Regardless of pledges to expand pre-kindergarten from Albany, Mayor Bill de Blasio said he's forging ahead with his call to fund universal, full-day pre-kindergarten and after-school programs in New York City with a tax on residents earning more than $500,000.
Paying for the program through this surcharge on the wealthy, he said at a Monday press conference, is a more stable funding stream and provides New York City with the ability to implement the programs quickly.
“The fact that it’s a dedicated tax is reassuring to many people -- that it’s not fungible, it’s not moveable, it’s not for other things in education, it’s just for these two things and it will remain just for these two things," said de Blasio. "All of that is the reason why we need it in this form.”
De Blasio spoke at the Union Johnson Early Learning Center in East Harlem. He was flanked by several union leaders who threw their collective support behind the expansion of pre-kindergarten and after-school programs.
De Blasio said the tax would raise approximately $530 million each year for five years to fund pre-K and after-school programs in the city. He said that he believed five years was enough time to make the programs fully operational, at which point the city could find resources within its budget to sustain the programs.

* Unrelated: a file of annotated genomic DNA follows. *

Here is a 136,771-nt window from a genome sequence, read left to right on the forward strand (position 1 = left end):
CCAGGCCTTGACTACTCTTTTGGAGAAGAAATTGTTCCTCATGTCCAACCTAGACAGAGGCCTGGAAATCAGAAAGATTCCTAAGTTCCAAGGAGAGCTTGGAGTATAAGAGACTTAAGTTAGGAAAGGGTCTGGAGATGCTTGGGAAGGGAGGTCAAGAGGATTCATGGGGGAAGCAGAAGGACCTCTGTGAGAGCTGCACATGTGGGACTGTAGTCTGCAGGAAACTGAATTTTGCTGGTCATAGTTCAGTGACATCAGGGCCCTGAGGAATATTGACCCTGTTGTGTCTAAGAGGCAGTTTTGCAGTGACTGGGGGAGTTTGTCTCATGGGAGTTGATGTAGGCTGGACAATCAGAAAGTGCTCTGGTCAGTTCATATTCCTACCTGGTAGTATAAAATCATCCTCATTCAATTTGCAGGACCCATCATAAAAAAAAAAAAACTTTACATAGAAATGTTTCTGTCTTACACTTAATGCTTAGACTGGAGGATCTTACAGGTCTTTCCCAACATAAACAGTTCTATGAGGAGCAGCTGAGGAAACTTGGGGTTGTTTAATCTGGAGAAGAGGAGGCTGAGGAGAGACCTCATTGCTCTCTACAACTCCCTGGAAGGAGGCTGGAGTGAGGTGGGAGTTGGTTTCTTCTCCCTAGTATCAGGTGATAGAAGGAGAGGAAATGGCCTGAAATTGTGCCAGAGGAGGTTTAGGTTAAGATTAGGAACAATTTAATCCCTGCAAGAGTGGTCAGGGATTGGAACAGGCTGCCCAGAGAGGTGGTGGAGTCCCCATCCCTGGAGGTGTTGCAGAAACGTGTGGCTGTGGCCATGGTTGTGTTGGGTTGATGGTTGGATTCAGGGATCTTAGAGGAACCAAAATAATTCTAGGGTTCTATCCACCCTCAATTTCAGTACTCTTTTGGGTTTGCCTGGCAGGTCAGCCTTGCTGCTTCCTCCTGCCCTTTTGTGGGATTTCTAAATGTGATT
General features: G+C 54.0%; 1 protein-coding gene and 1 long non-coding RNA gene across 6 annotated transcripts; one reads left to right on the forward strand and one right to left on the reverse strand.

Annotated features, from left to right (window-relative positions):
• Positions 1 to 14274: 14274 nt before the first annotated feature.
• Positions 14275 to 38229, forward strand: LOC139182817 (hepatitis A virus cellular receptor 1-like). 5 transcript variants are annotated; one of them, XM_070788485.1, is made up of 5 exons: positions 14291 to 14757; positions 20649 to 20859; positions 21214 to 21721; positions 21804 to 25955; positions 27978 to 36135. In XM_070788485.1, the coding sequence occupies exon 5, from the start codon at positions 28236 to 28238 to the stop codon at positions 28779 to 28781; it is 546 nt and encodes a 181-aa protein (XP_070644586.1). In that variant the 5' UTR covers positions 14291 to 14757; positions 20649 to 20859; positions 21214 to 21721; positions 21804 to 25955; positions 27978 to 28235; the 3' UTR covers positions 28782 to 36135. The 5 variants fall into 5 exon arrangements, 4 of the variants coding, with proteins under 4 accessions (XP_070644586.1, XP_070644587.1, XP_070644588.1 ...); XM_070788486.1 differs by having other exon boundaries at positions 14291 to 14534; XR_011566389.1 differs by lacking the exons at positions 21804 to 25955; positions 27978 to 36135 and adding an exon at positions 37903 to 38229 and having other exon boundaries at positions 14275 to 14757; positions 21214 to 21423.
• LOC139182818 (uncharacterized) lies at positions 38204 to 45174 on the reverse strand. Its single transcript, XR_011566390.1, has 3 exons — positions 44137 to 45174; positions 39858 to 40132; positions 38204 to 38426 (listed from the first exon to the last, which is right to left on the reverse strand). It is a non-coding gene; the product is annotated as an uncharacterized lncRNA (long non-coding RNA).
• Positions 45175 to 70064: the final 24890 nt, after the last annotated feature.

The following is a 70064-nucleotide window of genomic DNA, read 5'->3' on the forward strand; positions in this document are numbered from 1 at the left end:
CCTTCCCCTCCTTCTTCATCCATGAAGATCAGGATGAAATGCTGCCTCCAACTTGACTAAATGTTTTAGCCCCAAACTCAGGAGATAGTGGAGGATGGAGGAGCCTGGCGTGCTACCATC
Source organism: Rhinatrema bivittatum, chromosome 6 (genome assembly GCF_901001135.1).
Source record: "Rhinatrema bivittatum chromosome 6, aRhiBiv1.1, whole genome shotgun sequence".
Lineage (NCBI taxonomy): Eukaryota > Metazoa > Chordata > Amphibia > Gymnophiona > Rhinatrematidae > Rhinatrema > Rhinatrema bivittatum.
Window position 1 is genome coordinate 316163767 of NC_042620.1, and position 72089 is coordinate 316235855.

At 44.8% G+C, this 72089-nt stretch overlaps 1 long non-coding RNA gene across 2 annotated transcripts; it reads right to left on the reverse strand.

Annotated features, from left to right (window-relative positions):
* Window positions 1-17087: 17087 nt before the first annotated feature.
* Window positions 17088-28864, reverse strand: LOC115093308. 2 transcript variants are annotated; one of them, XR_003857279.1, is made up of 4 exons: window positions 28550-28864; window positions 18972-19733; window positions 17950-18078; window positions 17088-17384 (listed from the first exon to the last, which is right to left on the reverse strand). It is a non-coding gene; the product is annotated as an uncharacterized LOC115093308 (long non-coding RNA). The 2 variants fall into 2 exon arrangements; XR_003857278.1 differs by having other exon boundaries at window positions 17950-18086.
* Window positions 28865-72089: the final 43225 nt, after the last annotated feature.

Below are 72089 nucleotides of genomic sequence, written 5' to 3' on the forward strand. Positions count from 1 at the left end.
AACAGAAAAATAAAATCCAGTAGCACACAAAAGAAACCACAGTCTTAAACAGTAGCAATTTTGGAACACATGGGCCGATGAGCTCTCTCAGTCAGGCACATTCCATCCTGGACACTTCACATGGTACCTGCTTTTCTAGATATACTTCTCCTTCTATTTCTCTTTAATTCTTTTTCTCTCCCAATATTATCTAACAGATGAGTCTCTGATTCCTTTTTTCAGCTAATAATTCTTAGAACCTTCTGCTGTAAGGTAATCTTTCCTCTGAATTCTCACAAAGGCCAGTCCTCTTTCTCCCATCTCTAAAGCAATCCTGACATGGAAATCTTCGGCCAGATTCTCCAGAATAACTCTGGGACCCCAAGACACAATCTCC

The mayor would not respond directly to questions about a report in Capital New York that Governor Andrew Cuomo planned to announce an increase in funding to expand pre-kindergarten.
Cuomo on Monday said he would not outline any proposals for expanding pre-K in his State of the State address on Wednesday. The governor did reiterate his support for expanding pre-K in general.
“I am in agreement with the mayor that pre-K is the direction this state has to head," said Cuomo. "I said that in the state of the state last year. I said it in my first year."
While Cuomo has been loathe to endorse raising taxes, on Monday he wouldn't elaborate on alternatives to funding an expansion of pre-K. He said he was still on "step one" of the goal to build support for expanding the program.
“Once we get there on the goal, the question becomes ‘How do we pay for it?’ And that’s going to be a broader conversation with the legislature when everything else is on the table,” Cuomo said.